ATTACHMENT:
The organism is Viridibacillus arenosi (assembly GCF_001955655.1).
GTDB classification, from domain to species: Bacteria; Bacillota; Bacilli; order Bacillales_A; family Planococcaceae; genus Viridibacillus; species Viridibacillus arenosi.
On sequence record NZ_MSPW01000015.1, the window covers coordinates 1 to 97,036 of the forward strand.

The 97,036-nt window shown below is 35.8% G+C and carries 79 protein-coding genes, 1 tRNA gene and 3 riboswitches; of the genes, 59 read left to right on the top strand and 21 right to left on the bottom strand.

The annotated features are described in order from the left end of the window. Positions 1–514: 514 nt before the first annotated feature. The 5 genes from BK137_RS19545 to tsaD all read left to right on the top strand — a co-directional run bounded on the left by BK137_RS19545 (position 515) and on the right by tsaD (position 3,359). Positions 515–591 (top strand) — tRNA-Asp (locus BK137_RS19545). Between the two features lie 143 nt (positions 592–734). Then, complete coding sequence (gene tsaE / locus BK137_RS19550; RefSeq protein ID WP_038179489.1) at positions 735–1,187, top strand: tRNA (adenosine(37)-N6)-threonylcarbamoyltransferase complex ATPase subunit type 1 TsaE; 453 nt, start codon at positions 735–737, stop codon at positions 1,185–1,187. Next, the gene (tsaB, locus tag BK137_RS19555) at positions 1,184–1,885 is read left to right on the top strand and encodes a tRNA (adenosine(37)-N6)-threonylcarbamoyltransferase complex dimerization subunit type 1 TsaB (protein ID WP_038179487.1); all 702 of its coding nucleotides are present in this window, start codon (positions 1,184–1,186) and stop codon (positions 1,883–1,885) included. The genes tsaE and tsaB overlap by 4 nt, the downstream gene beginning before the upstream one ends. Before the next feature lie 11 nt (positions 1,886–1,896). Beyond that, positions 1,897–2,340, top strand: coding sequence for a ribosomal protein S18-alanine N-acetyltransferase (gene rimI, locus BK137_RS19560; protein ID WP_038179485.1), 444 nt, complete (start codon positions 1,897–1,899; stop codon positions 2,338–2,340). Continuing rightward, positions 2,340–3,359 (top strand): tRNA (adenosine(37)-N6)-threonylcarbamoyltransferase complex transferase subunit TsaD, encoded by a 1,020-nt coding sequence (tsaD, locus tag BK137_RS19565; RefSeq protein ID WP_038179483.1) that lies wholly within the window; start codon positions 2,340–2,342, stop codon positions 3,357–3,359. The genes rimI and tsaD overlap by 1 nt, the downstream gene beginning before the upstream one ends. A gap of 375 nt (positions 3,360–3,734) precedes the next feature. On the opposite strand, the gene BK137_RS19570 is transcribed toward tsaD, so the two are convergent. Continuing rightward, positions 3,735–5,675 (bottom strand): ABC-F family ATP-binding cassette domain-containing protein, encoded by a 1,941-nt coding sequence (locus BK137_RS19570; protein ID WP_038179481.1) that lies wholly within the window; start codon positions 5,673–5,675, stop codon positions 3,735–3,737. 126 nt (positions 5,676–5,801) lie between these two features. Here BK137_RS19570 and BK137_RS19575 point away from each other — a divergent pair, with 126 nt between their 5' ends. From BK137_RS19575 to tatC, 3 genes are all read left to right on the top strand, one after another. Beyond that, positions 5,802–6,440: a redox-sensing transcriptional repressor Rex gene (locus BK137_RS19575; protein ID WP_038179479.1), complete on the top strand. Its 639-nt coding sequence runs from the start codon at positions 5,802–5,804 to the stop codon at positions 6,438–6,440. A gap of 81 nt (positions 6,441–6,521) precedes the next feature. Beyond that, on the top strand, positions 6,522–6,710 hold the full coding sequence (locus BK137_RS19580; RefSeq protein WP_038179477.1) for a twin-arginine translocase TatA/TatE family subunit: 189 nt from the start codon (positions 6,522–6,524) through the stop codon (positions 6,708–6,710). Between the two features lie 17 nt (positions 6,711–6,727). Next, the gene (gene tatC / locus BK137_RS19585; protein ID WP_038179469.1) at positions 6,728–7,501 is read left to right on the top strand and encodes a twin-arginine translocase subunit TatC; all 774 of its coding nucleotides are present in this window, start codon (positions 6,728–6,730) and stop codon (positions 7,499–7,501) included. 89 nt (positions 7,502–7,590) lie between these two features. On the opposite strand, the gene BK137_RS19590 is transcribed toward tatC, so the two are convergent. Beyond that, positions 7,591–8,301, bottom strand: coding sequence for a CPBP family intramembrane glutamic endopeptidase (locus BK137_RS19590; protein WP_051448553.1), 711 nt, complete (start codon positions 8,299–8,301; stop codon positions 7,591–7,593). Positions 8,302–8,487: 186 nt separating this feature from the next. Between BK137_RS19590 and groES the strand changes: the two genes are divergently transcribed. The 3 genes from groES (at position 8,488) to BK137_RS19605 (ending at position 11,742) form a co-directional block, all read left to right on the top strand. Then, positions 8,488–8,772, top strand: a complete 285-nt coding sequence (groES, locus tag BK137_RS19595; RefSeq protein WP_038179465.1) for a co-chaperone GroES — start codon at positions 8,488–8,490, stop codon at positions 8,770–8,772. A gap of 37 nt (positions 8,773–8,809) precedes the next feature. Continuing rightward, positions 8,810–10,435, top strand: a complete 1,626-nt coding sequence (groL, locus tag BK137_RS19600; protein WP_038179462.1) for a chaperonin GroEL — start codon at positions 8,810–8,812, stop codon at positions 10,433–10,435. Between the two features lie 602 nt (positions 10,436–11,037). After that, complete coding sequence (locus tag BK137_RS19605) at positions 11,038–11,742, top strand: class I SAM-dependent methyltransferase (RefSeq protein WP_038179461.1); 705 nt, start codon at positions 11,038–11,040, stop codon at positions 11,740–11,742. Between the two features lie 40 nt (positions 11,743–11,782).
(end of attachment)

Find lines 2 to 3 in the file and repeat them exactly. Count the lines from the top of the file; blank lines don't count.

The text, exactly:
GTDB classification, from domain to species: Bacteria; Bacillota; Bacilli; order Bacillales_A; family Planococcaceae; genus Viridibacillus; species Viridibacillus arenosi.
On sequence record NZ_MSPW01000015.1, the window covers coordinates 1 to 97,036 of the forward strand.